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Promotion aims to boost confidence in Calf. cantaloupes

Tim Hearden

Capital Press

The California Cantaloupe Advisory Board is using a sweepstakes promotion to encourage consumers to eat more of the melon. The cantaloupe industry is still rebounding from a listeria outbreak from a Colorado farm in 2011 that killed 33 people.

Capital Press

REDDING, Calif. — At a farmers’ market here last weekend, grower Tom Reemts was selling his last cantaloupe by mid-morning.

“I had a lot of them this morning, but they’re popular,” said Reemts, owner of Tom’s Produce. “Yesterday I sold a ton of them.”

Demand for fresh cantaloupe from the Golden State is something the California Cantaloupe Advisory Board is trying to rebuild in the wake of a listeria contamination of melons from Colorado in 2011 that left 33 dead.

The advisory board this summer is doing a consumer sweepstakes promotion to call attention to a new mandatory food safety program the California cantaloupe industry established last year.

The program includes an education effort partly funded through a USDA block grant to the board to help rebuild confidence in cantaloupe in the aftermath of the listeria outbreak associated with cantaloupe from Jensen Farms in Holly, Colo.

In the board’s Summertime Yum and Cantaloupe Fun promotion, consumers are using social media to explain how and why they are fans of fresh cantaloupe and can enter to win a $100 gift certificate to a local grocery story, a news release explains.

“We’re just trying to find ways to make things fun and develop some interest in cantaloupes,” board manager John Gilstrap told the Capital Press. “This foray into social media is fairly new for us. We’re trying things out to raise some interest.”

Earlier this year, brothers Eric and Ryan Jensen pleaded guilty to charges related to selling tainted fruit that sickened scores of people in 28 states and caused 147 to be hospitalized, according to The Associated Press. The farmers were sentenced to five years of probation and six months of home detention and ordered to each pay $150,000 in restitution and perform 100 hours of community service.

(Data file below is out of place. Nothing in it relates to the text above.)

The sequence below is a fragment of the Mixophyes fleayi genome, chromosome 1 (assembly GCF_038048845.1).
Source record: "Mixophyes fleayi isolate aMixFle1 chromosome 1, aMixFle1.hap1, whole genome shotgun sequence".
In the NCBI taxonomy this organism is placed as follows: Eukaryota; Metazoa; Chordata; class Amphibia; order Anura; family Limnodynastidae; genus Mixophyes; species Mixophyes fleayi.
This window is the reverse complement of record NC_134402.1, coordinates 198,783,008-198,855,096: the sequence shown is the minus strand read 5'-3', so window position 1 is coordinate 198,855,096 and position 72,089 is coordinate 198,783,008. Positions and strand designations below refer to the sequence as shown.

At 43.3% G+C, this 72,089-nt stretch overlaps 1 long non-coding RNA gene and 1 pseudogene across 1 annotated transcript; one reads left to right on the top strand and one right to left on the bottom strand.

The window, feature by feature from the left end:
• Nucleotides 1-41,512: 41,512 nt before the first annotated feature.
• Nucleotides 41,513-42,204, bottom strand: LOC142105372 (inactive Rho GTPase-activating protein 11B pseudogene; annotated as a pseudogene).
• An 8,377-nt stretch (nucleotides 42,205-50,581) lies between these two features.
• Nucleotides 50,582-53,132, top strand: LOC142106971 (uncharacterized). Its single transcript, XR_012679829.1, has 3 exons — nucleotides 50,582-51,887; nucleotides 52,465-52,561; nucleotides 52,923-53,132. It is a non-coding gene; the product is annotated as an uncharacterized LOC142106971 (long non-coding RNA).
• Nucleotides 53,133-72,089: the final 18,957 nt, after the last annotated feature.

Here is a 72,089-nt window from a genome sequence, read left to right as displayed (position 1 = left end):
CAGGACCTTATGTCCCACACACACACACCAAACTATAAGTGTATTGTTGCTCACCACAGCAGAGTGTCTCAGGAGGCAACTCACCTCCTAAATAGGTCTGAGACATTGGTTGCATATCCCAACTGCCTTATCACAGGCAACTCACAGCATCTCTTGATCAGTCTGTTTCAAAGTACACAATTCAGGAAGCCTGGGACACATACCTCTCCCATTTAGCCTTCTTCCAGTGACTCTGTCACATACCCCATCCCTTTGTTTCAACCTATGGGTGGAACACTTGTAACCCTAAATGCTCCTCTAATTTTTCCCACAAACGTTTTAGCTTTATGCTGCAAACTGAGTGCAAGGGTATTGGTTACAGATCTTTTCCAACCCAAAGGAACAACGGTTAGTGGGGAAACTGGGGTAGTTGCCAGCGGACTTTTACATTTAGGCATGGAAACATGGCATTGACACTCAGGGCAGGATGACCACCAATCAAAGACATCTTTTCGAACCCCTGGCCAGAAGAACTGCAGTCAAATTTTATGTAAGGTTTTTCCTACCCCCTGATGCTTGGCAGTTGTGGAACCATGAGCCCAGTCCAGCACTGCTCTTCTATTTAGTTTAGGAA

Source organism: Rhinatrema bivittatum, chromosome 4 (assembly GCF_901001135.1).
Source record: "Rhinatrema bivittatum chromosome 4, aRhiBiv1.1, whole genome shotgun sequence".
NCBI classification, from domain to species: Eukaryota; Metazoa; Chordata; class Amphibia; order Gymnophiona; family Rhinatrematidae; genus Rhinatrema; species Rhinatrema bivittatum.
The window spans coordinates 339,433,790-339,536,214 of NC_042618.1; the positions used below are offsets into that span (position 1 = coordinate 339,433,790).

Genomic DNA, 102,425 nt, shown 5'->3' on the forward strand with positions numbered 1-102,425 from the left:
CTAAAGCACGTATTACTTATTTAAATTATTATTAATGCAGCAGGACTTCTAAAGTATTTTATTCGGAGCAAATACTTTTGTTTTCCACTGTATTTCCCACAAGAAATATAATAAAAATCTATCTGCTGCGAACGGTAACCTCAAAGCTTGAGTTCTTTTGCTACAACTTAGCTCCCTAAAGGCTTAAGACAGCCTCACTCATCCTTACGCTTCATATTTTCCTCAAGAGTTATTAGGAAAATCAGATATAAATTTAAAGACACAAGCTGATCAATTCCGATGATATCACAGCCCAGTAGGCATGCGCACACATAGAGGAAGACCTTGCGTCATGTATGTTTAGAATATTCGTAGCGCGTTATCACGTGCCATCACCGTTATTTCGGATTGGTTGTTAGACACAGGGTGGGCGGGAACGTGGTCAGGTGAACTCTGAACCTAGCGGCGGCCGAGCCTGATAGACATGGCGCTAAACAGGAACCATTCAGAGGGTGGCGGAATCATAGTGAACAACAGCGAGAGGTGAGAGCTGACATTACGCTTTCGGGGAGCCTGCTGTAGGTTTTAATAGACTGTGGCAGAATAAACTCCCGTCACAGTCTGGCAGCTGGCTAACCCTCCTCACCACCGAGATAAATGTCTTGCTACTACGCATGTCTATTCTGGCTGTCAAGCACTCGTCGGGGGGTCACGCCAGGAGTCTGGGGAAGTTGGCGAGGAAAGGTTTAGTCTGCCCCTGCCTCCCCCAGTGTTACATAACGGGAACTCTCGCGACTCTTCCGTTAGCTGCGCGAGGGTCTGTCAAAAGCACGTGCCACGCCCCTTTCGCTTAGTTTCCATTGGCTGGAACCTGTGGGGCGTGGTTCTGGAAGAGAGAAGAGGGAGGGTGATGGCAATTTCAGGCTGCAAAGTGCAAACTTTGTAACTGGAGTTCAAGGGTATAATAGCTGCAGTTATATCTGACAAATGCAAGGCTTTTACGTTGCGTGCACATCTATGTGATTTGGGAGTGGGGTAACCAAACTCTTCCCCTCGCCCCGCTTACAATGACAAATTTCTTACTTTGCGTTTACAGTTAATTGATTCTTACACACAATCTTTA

The legal ripple effect from the incident is still being felt throughout the industry. While three people submitted restitution claims totaling $13,000 from the brothers in April, Walmart announced in May it had agreed to settle claims from many of the families of the victims, the AP reported.

In California and throughout the West, the outbreak three years ago brought cantaloupe sales to an abrupt halt. Fortunately for California growers, the outbreak occurred near the end of their shipping season, Gilstrap said.

“If it had happened in the middle of the season, it would have been just disastrous,” he said. “It was disastrous for the people who were affected by it … but as far as our industry goes, it hurt but it would have been worse if it had happened earlier.”

As it was, California led the nation in cantaloupe production by acreage, volume and value last year, producing 12.7 million hundredweight to second-place Arizona’s 3.6 million, according to the University of California’s Agricultural Issues Center.

However, prices have been on a downward slide in the past few decades, the center reported. The season-average price for cantaloupe peaked at $25.17 per hundredweight in 1980 and was $17.60 per hundredweight in 2013, a $2 drop from 2012, center researchers noted in a melon profile in April.

The food safety program that California initiated last year was the first in which an industry invited government auditors to inspect all aspects of operations, the advisory board noted. Auditors go through a checklist with 156 items, and handlers are required to comply fully with a set of science-based practices, according to the board’s release.

Last year, the state’s 53 audits examined 8,268 checkpoints in fields, packing facilities and coolers and found that 4.3 percent of practices were out of compliance, the board reported. These had to be corrected and verified again for a handler to be certified as safe.

Producers hope the audit system prevents any disease outbreaks from California and boosts consumers’ confidence in melons from the Golden State.

“The idea is that if something comes up like that again, it won’t be a California cantaloupe, and people can still have confidence in buying a California product,” Gilstrap said.


California Cantaloupe Advisory Board: http://www.californiacantaloupes.com


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